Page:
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    The problem is that the money the company owns (and paid low taxes for) is not money you own. If you extract it to you to buy food, it is (usually) your personal income and is (usually) taxed in the country you are legally a resident of. See Apples Irish money: to get irish money to the us, they need to pay new taxes to the us. So your planned residency/living status may be relevant for your situation and you may want to include it to double check if it's feasible.
    – Solarflare
    Jun 5 at 15:57
  • I'd check where you got your numbers for UK corporation tax from. It's not what I think it is.
    – gnasher729
    Jun 6 at 9:12
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    If you are aware about the complications, it's fine. This (and gnashers answer) was just supposed to be a fair warning that you personally may not save any money compared to e.g. self-employment this way. All countries want tax payers and most of them are actively fighting tax havens (e.g. the EU had to sue Ireland to force Ireland to force Apple to pay even the low Ireland tax that Ireland didn't even want to collect), in a way that makes it very hard for a normal citizen to actually save taxes by just signing a form to move a company somewhere.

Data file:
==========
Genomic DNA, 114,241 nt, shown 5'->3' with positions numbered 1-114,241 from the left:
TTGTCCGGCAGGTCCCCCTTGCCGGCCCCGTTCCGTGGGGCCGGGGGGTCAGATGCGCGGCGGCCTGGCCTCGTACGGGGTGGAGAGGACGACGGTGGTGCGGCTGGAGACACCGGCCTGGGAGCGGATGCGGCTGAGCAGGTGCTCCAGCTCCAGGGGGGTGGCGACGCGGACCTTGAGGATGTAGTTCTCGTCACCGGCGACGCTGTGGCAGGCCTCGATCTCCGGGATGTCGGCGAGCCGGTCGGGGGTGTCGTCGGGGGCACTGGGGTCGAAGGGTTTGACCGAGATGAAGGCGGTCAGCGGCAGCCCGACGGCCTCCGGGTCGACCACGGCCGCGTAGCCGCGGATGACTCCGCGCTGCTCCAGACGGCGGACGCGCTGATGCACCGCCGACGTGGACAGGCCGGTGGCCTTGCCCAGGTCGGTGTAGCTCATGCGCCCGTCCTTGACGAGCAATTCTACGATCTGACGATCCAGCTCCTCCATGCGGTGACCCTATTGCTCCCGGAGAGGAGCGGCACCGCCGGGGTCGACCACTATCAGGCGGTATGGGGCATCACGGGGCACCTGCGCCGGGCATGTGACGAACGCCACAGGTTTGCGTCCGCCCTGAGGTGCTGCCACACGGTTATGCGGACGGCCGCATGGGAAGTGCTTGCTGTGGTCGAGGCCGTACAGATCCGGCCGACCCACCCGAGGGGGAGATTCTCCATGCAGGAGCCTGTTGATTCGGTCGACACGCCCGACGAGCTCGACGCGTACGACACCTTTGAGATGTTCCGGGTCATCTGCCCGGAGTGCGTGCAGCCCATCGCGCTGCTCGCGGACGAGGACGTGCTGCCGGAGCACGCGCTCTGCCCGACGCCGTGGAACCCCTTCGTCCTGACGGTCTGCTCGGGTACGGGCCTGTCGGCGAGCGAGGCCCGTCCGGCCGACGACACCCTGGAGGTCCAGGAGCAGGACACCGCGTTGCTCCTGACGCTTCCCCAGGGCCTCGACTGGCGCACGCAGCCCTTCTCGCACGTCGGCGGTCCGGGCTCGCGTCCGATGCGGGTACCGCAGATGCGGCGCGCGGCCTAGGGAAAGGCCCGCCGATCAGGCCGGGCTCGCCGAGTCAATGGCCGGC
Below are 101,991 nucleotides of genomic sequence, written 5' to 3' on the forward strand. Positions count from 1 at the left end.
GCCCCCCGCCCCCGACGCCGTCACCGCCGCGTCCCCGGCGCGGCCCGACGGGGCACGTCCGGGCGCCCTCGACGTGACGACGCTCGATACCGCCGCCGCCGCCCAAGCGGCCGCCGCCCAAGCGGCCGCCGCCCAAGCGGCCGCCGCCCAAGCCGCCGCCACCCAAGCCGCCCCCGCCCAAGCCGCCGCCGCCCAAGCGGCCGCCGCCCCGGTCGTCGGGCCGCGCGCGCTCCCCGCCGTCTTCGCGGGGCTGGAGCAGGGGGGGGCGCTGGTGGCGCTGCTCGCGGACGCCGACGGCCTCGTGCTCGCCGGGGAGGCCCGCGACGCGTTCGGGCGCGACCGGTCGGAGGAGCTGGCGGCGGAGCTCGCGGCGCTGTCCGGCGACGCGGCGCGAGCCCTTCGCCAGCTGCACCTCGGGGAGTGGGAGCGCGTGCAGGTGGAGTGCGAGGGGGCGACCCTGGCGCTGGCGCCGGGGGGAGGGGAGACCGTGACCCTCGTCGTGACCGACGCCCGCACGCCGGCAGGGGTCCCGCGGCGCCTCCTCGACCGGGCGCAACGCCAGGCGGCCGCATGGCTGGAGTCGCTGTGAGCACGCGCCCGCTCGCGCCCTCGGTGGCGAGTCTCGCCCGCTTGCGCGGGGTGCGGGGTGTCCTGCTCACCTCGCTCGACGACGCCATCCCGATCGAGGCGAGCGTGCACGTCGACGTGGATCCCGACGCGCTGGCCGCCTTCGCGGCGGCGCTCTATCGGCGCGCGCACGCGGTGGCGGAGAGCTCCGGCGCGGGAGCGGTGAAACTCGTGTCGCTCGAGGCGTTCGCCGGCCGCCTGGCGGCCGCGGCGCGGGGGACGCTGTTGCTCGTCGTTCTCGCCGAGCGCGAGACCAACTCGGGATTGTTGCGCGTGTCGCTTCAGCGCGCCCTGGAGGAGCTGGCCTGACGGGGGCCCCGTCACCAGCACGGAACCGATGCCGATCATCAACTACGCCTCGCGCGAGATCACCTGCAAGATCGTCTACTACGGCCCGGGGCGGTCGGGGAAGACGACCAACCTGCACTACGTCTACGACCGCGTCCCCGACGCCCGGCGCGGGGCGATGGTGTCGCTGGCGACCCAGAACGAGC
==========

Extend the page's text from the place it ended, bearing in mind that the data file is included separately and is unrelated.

– Solarflare
    Jun 6 at 10:08

1 Answer 1

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Before you go any further please make a very big note in your head that "your company" and "you" are different entities. "You" can't just take your company's money. You can be employed by your company and get paid a salary on which you pay income tax. If you are a company director, you can get a director's loan which must be repaid in full so that doesn't help you. (And as a director you are personally liable). You can pay the company's shareholders, including yourself, a dividend, which will be taxable. There are lots of different taxes to be paid, not just corporation tax.